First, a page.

UCLA-professor-turned-venture-capitalist Nir Kossovsky recently talked about how profits, once considered an almost shameful motive for academic research, have increasingly become its driving force. As he summed it up, "Faculty who drive Porsches are not necessarily embarrassed anymore.''
The hope of commercial reward helped drive scientists to a wealth of promising discoveries in 2001, from cancer-fighting "smart bombs" targeted on genetically based biochemical defects to "nanocircuits," just a few dozen atoms that may soon outperform computer chips thousands of times their size. But as a recent controversy among scientists over an obscure, two-decade-old law illustrates, commercialization does not inevitably breed good science.
Entrepreneurially adept scientists credit the so-called Bayh-Dole Act of 1980, which surrendered federal rights to intellectual property developed with taxpayer money, for the spike in corporate giving to public universities. The total went from $850 million in 1985 to $4.25 billion in 1995. These scientists argue that the law, by motivating researchers to make the investment to turn an idea into a product, inspired thousands of scientists to market research that had been gathering dust.
In an editorial in Science magazine last week, however, former Stanford University President Donald Kennedy suggests that the Bayh-Dole Act is actually a mixed blessing, with the potential to both destroy and inspire good science. Kennedy provocatively compares Bayh-Dole with the law that gave rise to the modern American West: the Homestead Act of 1862, which handed out 160 acres of public land to settlers willing to improve the lots. The Homestead Act inspired plenty of development, but its ambiguity led to conflicting claims that kept good land fallow. It also aggravated the West's present water shortages by doing little to prevent overdevelopment on arid land.
Congress is not about to turn off Bayh-Dole's revenue spigot. However, university leaders should do more to ensure that the law's public trust provisions are not shunted aside. The act requires that universities promptly let public officials know about any invention they create with taxpayer funds. Yet earlier this year, the National Institutes of Health admitted that information about how taxpayer dollars were used to develop lucrative drugs and other technologies is ''neither systematically nor consistently'' reported. As the NIH also documented, publicly funded researchers often violate another obligation under the Bayh-Dole Act: to "promote utilization, not to maximize financial returns."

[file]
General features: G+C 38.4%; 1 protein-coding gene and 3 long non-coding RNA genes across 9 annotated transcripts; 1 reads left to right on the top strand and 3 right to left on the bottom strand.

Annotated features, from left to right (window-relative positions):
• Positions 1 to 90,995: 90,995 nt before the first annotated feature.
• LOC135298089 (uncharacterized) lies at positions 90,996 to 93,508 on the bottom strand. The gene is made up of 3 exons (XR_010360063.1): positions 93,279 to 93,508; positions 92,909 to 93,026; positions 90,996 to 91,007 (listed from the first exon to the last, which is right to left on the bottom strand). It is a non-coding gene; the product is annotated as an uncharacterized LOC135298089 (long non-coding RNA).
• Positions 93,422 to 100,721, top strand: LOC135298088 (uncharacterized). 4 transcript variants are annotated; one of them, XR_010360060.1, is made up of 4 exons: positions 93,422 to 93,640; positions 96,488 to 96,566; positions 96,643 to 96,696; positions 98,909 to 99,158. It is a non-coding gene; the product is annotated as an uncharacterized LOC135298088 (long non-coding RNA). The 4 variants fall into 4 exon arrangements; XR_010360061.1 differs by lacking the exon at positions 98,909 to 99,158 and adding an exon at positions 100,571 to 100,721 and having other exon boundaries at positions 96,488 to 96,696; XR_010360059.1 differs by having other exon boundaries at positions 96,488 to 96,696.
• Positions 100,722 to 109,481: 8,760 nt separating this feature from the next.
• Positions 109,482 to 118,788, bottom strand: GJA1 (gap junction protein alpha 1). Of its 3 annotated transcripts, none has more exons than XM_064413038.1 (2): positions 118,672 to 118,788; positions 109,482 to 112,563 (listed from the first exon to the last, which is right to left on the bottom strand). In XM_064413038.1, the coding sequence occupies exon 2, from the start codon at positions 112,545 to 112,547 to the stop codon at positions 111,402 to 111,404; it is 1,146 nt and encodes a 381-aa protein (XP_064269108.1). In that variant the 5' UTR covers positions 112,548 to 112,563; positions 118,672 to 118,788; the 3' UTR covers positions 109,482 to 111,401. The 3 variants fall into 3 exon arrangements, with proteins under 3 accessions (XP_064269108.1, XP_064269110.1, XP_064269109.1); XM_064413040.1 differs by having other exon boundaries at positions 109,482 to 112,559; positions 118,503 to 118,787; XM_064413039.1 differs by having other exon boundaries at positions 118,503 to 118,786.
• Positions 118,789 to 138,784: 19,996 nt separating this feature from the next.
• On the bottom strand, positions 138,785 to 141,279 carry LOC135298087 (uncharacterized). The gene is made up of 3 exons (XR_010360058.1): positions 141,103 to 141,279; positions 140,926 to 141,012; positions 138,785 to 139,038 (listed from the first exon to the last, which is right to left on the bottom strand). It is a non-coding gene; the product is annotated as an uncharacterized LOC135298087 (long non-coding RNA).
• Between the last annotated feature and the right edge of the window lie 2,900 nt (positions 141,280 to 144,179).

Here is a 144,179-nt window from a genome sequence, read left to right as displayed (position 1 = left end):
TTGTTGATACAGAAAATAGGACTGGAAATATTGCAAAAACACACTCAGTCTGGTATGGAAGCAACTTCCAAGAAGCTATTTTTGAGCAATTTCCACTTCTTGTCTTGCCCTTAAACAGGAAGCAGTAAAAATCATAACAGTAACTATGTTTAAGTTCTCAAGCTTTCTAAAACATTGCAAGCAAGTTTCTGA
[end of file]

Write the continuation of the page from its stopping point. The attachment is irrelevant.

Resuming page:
Consider the case of Steven Rosenberg of the National Cancer Institute. A few years ago he wanted information on safe dosages for a chemical, developed with aid from the government, that might help patients survive an experimental cancer treatment. But the patent owner told Rosenberg to sign a confidentiality agreement first. When Rosenberg refused, the owner denied him the information. ''One of the most basic tenets of science is that we share information in an open way,'' says Rosenberg. ''A shift toward confidentiality ... is severely inhibiting the interchange of information. This is the real dark side of science.''
Entrepreneurship built the United States and, in a gentler form, can benefit universities as well. But legislators and regulators should not walk away from seeing that public property is used for the common good. Without a sharp eye on them, publicly funded scientists could hide a new cancer cure as if they were prospectors concealing a Gold Rush mine.